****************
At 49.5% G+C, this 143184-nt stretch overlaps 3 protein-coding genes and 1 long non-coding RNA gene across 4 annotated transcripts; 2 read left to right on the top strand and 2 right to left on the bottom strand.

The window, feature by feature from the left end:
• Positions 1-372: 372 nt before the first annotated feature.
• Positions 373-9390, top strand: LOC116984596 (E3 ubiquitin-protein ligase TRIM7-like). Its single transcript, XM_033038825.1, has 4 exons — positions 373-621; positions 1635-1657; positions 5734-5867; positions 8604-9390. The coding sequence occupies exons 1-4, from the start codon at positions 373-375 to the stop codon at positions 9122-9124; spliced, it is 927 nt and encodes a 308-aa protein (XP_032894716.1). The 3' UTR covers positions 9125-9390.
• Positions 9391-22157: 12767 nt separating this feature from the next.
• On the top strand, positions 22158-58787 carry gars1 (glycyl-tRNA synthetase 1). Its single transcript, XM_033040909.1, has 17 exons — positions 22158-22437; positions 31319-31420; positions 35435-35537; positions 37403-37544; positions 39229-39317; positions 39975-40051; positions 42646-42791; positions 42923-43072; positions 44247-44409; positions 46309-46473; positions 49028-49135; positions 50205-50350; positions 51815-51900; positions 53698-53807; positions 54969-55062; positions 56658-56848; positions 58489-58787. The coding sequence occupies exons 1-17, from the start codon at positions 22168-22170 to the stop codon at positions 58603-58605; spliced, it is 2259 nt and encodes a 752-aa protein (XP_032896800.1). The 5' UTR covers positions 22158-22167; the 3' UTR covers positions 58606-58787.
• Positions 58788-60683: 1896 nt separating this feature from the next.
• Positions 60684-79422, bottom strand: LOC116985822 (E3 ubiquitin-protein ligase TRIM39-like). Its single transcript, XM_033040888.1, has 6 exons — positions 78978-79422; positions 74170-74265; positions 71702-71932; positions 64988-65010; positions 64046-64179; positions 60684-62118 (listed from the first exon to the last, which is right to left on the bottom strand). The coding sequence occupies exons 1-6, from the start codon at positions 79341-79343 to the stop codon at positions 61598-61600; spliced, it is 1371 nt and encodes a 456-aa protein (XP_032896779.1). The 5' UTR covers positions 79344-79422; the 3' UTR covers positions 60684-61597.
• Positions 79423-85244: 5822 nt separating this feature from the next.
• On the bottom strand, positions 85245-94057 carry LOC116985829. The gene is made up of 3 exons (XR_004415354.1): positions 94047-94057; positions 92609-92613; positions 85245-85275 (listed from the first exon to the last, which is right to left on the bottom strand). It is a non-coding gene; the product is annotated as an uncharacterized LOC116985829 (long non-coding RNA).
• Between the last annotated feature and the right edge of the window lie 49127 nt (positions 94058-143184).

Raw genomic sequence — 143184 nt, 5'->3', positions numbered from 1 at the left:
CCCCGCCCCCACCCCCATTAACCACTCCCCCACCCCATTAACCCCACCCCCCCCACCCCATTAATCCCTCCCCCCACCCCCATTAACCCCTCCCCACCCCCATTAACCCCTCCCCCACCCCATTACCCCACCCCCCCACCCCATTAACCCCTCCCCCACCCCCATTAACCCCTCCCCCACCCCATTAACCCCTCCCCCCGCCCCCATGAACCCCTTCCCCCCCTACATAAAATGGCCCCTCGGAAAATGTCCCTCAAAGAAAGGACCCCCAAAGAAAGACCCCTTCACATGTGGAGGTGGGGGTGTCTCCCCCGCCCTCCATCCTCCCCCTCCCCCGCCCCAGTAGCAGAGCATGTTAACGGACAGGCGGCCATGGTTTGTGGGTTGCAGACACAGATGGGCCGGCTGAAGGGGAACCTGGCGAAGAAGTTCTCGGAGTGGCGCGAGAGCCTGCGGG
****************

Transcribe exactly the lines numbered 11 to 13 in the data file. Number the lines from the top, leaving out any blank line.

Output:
• Between the last annotated feature and the right edge of the window lie 49127 nt (positions 94058-143184).

Raw genomic sequence — 143184 nt, 5'->3', positions numbered from 1 at the left:
CCCCGCCCCCACCCCCATTAACCACTCCCCCACCCCATTAACCCCACCCCCCCCACCCCATTAATCCCTCCCCCCACCCCCATTAACCCCTCCCCACCCCCATTAACCCCTCCCCCACCCCATTACCCCACCCCCCCACCCCATTAACCCCTCCCCCACCCCCATTAACCCCTCCCCCACCCCATTAACCCCTCCCCCCGCCCCCATGAACCCCTTCCCCCCCTACATAAAATGGCCCCTCGGAAAATGTCCCTCAAAGAAAGGACCCCCAAAGAAAGACCCCTTCACATGTGGAGGTGGGGGTGTCTCCCCCGCCCTCCATCCTCCCCCTCCCCCGCCCCAGTAGCAGAGCATGTTAACGGACAGGCGGCCATGGTTTGTGGGTTGCAGACACAGATGGGCCGGCTGAAGGGGAACCTGGCGAAGAAGTTCTCGGAGTGGCGCGAGAGCCTGCGGG